# When we write $y'' + y' + y = x$, for a function $y$, do we really mean $y''(x) + y'(x) + y(x) = x$?

I have recently started exploring differential equations at a graduate level (partial and ordinary) and really started thinking about why we write them the way we do. Let (since this seems to be the common symbol of choice) $$y: \mathbb{R} \to \mathbb{R}$$ such that $$x \mapsto y(x)$$. Just to be fussy, we will consider $$y \in C^{\infty}(\mathbb{R})$$. Now, for example, consider the second order differential equation $$y'' + y' + y = x \tag{i}$$ My question is in regards to this notation: Why do we write the function and it's derivatives this way in the equation rather than writing: $$y''(x) + y'(x) + y(x) = x \tag{ii}$$ using the function values? When we write (i), do we really mean (ii)? This may be a bit pedantic, but I just want to be thorough.

• Yep, that is what we mean and we do it because it is shorter. It is annoying in the beginning, but when you got used to it, it is slicker and easier to grasp. Dec 29, 2020 at 15:15
• I mean, it is much nicer to look at the equation $$u_{xxx} - 6u u_x = u_t$$ than $$u_{xxx}(x,t) - 6 u(x,t) u_{x}(x,t) = u_t (x,t).$$ Writing the variables does not add any additional information. Dec 29, 2020 at 15:18
• We should actually write (i) as $y''+y'+y=\text{id}$, but somehow we never do. ;-) Dec 29, 2020 at 15:31
• @SeverinSchraven - Thats very helpful, thank you! Dec 29, 2020 at 19:31

## 1 Answer

The context of the equation $$$$y^{\prime\prime} + y^{\prime} + y = x$$$$ means that given a function described by the following proposition: $$$$\forall x \in \mathbb{R}, y^{\prime\prime}\left(x\right) + y^{\prime}\left(x\right) + y\left(x\right) = x,$$$$ use deduction rules to deduce a new proposition in the following form: $$$$\forall x \in \mathbb{R}, y\left(x\right) = ...$$$$ Of course, rigorously speaking, you should first prove the existence and uniqueness of such a function $$y$$: $$$$\exists! y: \mathbb{R} \mapsto \mathbb{R}, \forall x \in \mathbb{R}, y^{\prime\prime}\left(x\right) + y^{\prime}\left(x\right) + y\left(x\right) = x,$$$$ which cannot be the case without boundary values. Thus, to specify a unique solution to your equation, you need to provide boundary values.

In the end, you conclude the following proposition as a solution to the problem: $$$$\forall y:\mathbb{R} \mapsto \mathbb{R}, \left[\forall x \in \mathbb{R}, y^{\prime\prime}\left(x\right) + y^{\prime}\left(x\right) + y\left(x\right) = x \wedge y\left(0\right) = ... \wedge y^{\prime}\left(0\right) = ...\right] \longrightarrow \left[y\left(x\right) = ...\right]$$$$

It should be noted that providing an analytical solution is not the only way to solve a differential equation (ordinary or partial). From set theory, functions are sets of 2-tuples. As long as you have a way to specify each 2-tuple in a function, the differential equation is solved. In this context, numerical approaches are also a convenient way to specify 2-tuples of a function.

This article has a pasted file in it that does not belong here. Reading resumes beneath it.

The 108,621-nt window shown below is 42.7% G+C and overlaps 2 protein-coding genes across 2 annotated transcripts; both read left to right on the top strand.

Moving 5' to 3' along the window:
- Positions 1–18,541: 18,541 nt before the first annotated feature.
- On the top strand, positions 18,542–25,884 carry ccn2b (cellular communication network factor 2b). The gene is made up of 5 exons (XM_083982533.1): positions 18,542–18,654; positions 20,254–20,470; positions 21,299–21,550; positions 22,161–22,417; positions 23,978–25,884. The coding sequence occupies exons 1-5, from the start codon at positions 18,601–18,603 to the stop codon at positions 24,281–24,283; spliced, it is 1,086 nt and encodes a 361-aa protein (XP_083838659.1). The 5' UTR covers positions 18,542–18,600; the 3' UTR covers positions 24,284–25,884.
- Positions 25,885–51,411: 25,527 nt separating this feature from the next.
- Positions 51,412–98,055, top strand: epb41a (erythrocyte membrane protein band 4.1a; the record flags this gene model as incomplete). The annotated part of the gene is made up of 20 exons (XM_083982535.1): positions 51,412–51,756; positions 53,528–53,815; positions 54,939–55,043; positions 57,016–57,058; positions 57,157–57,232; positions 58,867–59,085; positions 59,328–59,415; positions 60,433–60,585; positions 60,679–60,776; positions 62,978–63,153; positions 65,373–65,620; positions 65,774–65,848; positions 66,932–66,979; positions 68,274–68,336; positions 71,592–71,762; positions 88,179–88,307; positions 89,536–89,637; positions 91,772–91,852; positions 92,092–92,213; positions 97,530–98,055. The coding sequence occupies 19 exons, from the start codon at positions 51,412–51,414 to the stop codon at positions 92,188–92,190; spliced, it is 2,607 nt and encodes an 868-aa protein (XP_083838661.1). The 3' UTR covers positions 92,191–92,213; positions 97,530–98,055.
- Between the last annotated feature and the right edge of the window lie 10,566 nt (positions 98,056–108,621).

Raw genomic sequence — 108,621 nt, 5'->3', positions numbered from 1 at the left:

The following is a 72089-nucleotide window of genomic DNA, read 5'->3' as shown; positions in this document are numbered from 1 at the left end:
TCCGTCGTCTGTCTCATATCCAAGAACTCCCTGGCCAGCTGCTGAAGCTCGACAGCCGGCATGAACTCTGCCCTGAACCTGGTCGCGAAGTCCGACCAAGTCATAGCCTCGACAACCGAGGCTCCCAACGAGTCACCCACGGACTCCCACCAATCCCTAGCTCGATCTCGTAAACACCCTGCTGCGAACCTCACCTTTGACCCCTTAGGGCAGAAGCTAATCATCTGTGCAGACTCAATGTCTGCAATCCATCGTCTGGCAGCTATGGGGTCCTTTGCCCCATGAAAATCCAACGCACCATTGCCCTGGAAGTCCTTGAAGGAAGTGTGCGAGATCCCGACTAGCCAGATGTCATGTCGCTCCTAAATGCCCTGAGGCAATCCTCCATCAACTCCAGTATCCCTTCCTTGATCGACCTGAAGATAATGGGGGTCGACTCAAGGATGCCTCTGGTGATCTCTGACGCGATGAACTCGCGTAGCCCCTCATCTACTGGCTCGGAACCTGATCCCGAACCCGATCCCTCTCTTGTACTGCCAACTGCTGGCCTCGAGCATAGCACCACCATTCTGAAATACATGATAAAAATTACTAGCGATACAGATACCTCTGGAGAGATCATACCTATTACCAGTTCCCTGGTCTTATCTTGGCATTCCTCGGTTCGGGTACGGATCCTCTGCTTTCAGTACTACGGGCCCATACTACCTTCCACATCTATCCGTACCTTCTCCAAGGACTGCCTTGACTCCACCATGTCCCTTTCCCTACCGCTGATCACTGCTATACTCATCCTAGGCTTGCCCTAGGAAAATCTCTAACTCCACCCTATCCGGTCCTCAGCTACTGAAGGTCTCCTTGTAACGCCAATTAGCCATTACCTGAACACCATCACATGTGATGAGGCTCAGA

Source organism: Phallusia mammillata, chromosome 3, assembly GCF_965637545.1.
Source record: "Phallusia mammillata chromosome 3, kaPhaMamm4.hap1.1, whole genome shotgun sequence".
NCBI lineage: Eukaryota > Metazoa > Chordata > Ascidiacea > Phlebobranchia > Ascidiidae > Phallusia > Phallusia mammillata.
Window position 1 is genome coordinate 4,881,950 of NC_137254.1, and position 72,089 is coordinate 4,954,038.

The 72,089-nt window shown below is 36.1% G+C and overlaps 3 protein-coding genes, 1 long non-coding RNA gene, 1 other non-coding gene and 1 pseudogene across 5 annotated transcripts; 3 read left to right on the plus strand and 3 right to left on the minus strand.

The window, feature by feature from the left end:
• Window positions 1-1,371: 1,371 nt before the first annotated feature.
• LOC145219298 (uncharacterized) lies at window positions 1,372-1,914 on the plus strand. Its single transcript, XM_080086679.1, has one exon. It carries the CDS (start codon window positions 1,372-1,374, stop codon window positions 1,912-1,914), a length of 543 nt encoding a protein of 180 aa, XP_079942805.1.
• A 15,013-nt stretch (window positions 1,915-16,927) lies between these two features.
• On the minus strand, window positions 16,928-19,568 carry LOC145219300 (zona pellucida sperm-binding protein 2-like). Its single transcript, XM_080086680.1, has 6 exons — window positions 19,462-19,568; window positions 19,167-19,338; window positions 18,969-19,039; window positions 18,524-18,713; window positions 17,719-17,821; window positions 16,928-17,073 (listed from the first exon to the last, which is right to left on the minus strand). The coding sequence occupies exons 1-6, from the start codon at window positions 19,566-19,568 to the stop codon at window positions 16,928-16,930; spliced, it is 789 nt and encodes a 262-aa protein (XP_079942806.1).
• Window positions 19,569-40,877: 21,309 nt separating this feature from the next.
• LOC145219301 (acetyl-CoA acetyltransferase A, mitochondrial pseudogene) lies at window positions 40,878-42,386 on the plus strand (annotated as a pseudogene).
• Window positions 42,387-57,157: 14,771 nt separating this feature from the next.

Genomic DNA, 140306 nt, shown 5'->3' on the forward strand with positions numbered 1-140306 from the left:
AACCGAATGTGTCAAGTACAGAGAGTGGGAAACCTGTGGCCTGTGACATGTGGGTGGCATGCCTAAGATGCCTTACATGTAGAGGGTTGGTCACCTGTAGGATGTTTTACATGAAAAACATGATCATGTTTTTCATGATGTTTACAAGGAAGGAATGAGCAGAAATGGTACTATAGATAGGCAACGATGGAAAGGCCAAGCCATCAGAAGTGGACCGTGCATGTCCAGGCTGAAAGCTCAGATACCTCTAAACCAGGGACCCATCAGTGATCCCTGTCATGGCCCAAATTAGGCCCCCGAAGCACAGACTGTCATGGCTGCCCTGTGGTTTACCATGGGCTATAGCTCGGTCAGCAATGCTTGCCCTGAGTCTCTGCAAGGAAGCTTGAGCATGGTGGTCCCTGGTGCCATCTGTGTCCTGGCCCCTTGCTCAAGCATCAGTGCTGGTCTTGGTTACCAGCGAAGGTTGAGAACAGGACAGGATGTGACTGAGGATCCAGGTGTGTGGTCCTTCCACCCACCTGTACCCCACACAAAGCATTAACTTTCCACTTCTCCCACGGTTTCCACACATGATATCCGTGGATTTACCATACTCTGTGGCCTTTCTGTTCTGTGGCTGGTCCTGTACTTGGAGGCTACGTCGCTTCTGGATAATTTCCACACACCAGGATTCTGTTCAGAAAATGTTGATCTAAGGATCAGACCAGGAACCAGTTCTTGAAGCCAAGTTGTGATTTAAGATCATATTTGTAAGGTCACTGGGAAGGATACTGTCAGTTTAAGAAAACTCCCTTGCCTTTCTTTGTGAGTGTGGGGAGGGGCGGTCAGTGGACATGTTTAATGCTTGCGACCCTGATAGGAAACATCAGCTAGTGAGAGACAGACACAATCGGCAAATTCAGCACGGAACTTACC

A lot of times, people don't think about the logical meaning behind solving equations. Education of logic systems in math is often ignored in today's education system. Recently, someone even told me training in first order logic is not important to mathematicians. This is exactly the reason why math is so formidable to most people: using daily language to talk about a thing in the world of object language is not gonna lead to the success of most people. People fear math as math is not reachable to them. To make people truly understand the tool of math (they don't have to be masters using this tool for creative inventions), languages should be taught again from scratch.

• In regards to your last paragraph: I wish more educators thought this way. Thank you for your time! Dec 29, 2020 at 19:32
• I like your last paragraph as well :) maybe in the third displayed formula you don't really need the uniqueness? In general we will not have uniqueness of the solution. Dec 29, 2020 at 19:50
• @SeverinSchraven I agree. There is no unique solution unless there is a boundary condition. Dec 29, 2020 at 20:09
• @TaylorRendon Teaching solid logic is a task of the whole education system, instead of several educators.The educated care more about the reputation of universities than the essence of knowledge. A parent may be proud that his child goes to MIT, but he may not be proud that the child established a solid logical system for learning math. A student may be proud that he graduated from Stanford, but he may never think about the fact that the math courses he learned at Stanford are no different from those at another university. Compared to schools, true knowledge is more worth fighting for. Dec 29, 2020 at 22:45
• @Lemoine This is why I think although math is created by humans, it will be developed much better in the hands of machines, due to their uniform format of storage and endless life. The day machines can do better than us in math, we are gonna be of little use. Mar 15, 2021 at 2:58